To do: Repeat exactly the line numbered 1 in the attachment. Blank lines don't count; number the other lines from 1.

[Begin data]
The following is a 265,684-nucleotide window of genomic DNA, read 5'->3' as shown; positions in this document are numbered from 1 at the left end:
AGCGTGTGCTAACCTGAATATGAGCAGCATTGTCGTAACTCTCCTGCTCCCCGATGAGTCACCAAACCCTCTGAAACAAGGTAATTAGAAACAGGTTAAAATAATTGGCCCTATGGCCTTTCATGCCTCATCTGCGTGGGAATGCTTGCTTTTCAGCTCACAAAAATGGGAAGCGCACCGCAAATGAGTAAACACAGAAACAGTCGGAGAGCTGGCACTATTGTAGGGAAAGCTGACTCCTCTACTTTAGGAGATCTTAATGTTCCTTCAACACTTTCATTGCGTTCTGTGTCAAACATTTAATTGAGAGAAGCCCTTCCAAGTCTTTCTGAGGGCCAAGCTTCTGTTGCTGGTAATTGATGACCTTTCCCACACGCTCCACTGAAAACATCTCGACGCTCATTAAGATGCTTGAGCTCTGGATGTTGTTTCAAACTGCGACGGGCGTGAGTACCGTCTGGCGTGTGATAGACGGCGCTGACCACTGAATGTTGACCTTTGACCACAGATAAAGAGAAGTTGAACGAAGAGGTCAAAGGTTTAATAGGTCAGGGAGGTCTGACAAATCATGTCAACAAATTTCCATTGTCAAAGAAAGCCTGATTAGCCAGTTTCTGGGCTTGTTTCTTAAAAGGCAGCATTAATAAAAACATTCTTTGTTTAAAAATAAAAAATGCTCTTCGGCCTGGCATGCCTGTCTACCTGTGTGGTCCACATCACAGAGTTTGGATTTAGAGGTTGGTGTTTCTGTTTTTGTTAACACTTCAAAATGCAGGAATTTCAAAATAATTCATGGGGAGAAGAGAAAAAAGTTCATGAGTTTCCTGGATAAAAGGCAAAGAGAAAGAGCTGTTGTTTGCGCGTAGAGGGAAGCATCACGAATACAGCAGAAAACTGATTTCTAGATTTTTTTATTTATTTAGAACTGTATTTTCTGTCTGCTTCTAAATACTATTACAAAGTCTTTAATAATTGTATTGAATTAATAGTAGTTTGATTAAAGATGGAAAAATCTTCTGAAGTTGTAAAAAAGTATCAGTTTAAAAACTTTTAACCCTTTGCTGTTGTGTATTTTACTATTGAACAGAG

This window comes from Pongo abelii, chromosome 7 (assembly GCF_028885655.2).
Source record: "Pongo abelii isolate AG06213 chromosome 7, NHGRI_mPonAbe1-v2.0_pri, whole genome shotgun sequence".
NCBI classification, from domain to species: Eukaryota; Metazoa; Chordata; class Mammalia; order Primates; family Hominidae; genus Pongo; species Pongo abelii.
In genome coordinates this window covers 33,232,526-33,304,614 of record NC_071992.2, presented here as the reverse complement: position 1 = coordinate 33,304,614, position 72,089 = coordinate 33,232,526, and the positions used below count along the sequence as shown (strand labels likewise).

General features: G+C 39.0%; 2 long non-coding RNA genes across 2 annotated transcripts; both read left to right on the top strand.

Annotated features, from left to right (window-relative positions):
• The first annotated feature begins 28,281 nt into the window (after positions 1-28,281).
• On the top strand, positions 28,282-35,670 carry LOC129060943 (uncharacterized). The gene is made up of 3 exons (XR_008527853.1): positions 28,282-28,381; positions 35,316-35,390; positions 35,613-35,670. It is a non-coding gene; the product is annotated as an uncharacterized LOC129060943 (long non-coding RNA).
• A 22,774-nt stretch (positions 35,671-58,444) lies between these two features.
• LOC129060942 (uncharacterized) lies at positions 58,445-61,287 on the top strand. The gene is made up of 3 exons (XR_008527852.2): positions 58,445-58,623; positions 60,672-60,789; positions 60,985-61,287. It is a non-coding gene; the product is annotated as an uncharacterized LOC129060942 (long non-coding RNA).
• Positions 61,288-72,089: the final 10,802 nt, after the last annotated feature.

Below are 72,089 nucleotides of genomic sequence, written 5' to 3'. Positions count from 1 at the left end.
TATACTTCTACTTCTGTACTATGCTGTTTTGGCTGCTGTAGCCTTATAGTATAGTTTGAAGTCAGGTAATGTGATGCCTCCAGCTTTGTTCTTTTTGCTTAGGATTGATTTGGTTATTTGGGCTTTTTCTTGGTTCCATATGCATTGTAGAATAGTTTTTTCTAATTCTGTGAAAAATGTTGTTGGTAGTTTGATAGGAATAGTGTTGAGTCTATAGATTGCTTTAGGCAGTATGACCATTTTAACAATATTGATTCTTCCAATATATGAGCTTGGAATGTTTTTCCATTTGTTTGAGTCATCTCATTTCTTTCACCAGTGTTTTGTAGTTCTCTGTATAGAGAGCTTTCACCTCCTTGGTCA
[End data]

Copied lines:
The following is a 265,684-nucleotide window of genomic DNA, read 5'->3' as shown; positions in this document are numbered from 1 at the left end: